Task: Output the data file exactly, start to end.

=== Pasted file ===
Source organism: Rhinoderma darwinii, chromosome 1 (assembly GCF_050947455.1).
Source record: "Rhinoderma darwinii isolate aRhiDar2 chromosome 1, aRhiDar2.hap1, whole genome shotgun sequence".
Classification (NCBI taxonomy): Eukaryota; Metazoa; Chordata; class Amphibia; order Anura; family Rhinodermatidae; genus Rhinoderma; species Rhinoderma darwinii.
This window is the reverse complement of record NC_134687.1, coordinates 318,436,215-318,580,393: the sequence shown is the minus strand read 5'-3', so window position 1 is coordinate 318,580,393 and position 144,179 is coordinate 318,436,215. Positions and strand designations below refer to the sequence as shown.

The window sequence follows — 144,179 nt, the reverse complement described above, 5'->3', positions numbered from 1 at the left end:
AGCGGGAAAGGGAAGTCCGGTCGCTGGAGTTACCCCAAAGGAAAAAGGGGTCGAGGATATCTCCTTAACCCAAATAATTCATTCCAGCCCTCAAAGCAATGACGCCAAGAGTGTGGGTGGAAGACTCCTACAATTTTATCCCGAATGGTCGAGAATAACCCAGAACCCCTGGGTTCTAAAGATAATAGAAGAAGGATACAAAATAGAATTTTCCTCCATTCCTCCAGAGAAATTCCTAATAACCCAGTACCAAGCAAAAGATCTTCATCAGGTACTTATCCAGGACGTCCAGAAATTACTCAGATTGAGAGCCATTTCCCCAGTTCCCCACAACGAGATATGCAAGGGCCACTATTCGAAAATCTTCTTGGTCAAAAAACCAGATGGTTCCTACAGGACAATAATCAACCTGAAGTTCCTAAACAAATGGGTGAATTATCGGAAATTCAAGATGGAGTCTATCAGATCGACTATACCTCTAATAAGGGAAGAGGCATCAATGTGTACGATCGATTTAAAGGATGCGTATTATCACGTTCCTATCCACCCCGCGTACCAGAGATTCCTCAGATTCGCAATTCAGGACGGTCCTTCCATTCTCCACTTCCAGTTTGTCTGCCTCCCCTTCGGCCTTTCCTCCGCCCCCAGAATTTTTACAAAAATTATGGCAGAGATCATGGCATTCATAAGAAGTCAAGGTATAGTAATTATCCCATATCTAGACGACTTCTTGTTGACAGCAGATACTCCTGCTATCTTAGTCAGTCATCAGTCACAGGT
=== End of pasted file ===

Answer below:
Source organism: Rhinoderma darwinii, chromosome 1 (assembly GCF_050947455.1).
Source record: "Rhinoderma darwinii isolate aRhiDar2 chromosome 1, aRhiDar2.hap1, whole genome shotgun sequence".
Classification (NCBI taxonomy): Eukaryota; Metazoa; Chordata; class Amphibia; order Anura; family Rhinodermatidae; genus Rhinoderma; species Rhinoderma darwinii.
This window is the reverse complement of record NC_134687.1, coordinates 318,436,215-318,580,393: the sequence shown is the minus strand read 5'-3', so window position 1 is coordinate 318,580,393 and position 144,179 is coordinate 318,436,215. Positions and strand designations below refer to the sequence as shown.

The window sequence follows — 144,179 nt, the reverse complement described above, 5'->3', positions numbered from 1 at the left end:
AGCGGGAAAGGGAAGTCCGGTCGCTGGAGTTACCCCAAAGGAAAAAGGGGTCGAGGATATCTCCTTAACCCAAATAATTCATTCCAGCCCTCAAAGCAATGACGCCAAGAGTGTGGGTGGAAGACTCCTACAATTTTATCCCGAATGGTCGAGAATAACCCAGAACCCCTGGGTTCTAAAGATAATAGAAGAAGGATACAAAATAGAATTTTCCTCCATTCCTCCAGAGAAATTCCTAATAACCCAGTACCAAGCAAAAGATCTTCATCAGGTACTTATCCAGGACGTCCAGAAATTACTCAGATTGAGAGCCATTTCCCCAGTTCCCCACAACGAGATATGCAAGGGCCACTATTCGAAAATCTTCTTGGTCAAAAAACCAGATGGTTCCTACAGGACAATAATCAACCTGAAGTTCCTAAACAAATGGGTGAATTATCGGAAATTCAAGATGGAGTCTATCAGATCGACTATACCTCTAATAAGGGAAGAGGCATCAATGTGTACGATCGATTTAAAGGATGCGTATTATCACGTTCCTATCCACCCCGCGTACCAGAGATTCCTCAGATTCGCAATTCAGGACGGTCCTTCCATTCTCCACTTCCAGTTTGTCTGCCTCCCCTTCGGCCTTTCCTCCGCCCCCAGAATTTTTACAAAAATTATGGCAGAGATCATGGCATTCATAAGAAGTCAAGGTATAGTAATTATCCCATATCTAGACGACTTCTTGTTGACAGCAGATACTCCTGCTATCTTAGTCAGTCATCAGTCACAGGT